That same year, Kik Interactive, a Canadian mobile messaging startup, raised $50 million after filing with the SEC and selling SAFT securities to accredited investors. However, when the same company launched its second round of funding a month later, it did not do so through SAFT agreements and instead sold digital tokens that could serve as a utility for its service. The company argued that the tokens were no longer an investment. Now, two years later, Kik faces an SEC complaint about an « unregistered $100 million ICO. » This shows why more and more crypto projects are turning to SAFT to raise funds – everything else seems to mean legal successes on the street. In the United States, unlike ICOs, SAFTs are limited to accredited investors, which means that cryptoprojects cannot conduct public fundraising at an early stage with private investors. An accredited investor is a person legally entitled to trade in securities, depending on whether he or she meets a number of requirements regarding income, net assets, professional experience, etc. A SAFT is a form of investment contract. They were created to help new cryptocurrency companies raise funds without violating financial rules, especially the rules governing when an investment is considered a security. Saft is the business tool used to transfer rights to tokens before the development of token functionality. In the United States, the SAFT is itself a security, so it could be offered to accredited investors as part of a private placement. However, the tokens that will eventually be delivered to investors should be fully operational and, therefore, not have securities under U.S. law. Outside the United States, the need to limit SAFT or tokens to accredited investors depends on the laws of the local jurisdiction.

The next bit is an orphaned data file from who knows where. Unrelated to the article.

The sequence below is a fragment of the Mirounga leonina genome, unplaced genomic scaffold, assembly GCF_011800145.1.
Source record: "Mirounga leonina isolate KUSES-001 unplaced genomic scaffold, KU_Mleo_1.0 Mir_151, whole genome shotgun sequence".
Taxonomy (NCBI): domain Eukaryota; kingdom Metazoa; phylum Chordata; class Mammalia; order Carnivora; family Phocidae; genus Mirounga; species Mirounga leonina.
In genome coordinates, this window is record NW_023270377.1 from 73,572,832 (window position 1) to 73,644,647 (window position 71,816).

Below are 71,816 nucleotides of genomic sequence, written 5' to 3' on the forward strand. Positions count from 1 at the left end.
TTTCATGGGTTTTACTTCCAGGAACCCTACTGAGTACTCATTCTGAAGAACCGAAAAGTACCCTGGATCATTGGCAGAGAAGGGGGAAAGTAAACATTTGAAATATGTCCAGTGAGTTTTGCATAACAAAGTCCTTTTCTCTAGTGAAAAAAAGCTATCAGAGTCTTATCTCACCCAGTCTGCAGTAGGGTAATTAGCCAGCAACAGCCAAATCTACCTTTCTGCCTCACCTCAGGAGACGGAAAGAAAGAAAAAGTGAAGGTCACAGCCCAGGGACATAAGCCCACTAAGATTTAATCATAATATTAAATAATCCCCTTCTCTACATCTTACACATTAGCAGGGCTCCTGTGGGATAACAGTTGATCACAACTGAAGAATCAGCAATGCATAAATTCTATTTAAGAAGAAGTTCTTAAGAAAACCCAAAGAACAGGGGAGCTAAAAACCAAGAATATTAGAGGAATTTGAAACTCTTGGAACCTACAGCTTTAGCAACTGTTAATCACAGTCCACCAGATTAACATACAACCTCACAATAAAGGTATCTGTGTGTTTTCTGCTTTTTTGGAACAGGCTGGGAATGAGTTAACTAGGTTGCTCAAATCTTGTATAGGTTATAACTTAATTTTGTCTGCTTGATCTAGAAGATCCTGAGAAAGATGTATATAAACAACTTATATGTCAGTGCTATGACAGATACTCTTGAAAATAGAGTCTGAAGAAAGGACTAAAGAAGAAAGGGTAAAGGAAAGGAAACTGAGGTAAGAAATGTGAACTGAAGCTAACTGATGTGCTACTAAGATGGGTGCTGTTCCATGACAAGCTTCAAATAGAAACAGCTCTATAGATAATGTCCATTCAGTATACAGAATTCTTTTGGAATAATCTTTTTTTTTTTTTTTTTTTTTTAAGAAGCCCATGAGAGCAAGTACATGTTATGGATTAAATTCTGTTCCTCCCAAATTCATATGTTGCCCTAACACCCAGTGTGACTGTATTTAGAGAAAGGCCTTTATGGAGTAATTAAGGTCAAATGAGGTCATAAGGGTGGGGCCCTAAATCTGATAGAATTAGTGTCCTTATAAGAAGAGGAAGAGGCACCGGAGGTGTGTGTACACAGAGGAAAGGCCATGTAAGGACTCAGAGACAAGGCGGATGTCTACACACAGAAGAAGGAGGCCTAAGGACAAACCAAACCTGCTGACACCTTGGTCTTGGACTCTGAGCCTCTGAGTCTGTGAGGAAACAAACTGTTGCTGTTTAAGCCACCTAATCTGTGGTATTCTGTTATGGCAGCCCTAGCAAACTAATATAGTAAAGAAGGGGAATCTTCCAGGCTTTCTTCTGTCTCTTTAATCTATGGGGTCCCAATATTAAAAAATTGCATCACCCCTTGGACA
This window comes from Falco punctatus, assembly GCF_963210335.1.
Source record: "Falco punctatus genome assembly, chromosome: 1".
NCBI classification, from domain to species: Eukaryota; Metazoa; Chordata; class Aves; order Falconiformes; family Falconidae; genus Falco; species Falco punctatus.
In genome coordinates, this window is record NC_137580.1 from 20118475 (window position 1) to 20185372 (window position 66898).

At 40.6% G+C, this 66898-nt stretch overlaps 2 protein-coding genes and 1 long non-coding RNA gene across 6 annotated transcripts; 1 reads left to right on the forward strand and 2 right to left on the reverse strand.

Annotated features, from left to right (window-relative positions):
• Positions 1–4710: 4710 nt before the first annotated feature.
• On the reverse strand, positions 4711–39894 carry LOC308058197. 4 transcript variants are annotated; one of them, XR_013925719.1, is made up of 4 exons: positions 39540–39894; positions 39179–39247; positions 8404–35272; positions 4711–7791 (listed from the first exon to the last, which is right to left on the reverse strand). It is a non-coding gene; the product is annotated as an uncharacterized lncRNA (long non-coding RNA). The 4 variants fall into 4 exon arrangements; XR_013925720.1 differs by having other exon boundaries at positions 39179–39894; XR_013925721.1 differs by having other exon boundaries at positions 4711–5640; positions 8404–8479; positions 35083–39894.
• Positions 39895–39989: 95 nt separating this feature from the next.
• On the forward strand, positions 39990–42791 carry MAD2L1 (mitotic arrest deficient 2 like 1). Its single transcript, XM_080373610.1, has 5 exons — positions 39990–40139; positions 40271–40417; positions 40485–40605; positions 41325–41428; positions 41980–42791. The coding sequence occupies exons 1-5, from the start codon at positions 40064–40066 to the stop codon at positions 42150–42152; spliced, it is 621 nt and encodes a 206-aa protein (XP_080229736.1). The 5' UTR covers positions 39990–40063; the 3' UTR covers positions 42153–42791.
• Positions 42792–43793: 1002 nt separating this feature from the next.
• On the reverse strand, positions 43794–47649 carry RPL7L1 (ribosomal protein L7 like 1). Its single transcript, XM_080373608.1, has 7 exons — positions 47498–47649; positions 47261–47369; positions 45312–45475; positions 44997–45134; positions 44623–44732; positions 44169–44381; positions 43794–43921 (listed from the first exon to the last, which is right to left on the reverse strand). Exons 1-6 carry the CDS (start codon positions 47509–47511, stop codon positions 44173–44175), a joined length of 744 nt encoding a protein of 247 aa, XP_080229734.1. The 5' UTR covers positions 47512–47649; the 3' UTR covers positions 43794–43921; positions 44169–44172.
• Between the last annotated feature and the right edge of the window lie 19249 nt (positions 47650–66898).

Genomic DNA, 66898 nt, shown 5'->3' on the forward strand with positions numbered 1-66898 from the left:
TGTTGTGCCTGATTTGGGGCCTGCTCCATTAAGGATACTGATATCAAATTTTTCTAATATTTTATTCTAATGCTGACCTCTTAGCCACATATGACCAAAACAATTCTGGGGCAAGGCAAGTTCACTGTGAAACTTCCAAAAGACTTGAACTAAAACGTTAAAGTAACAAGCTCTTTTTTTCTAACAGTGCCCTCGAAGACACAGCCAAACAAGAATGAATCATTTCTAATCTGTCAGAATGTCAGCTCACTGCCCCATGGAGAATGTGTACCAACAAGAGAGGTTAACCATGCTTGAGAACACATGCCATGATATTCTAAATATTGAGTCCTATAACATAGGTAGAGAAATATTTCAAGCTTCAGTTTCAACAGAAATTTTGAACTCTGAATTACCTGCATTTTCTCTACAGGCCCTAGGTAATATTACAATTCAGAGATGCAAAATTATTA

Instant messaging platform Telegram is currently facing its own saga with the SEC regarding its 2018 ICO, also carried out via SAFT contracts. The speed at which cryptocurrencies have grown has far exceeded the speed at which regulators have tackled legal issues. It wasn`t until 2017 that the Securities and Exchange Commission (SEC) provided essential guidance as to when the sale of an initial coin offering (ICO) or other tokens is considered the sale of a security. The supply and total volume of stablecoins has increased lately – all the more so. A SAFT is considered a security, because until the tokens are created and unlocked, investors invest their money in a company that expects these tokens to be sold at a higher price once the project has gone through more development. This meets the most basic definition of a security: investing in a company that expects future profits. When a company sells a SAFT to an investor, it accepts that investor`s money, sells, offers, or exchanges coins or tokens. Instead, the investor receives documents attesting that the investor has access to the creation of a cryptocurrency or other product. Obtaining funds through the sale of digital currency requires more than building a blockchain. Investors want to know what they have embarked on, that the currency is viable and that it is legally protected. Since 2013, hundreds of developers have used token sales to secure funding from startups around the world. Meanwhile, network developers and potential investors have tempered under a cloud of legal uncertainty.
Did these public auctions give rise to unregistered securities? Did the sellers participate in the money transfer? How would sales be taxed? So far, the thinking in the SAFT whitepaper project has been limited to a few U.S. laws….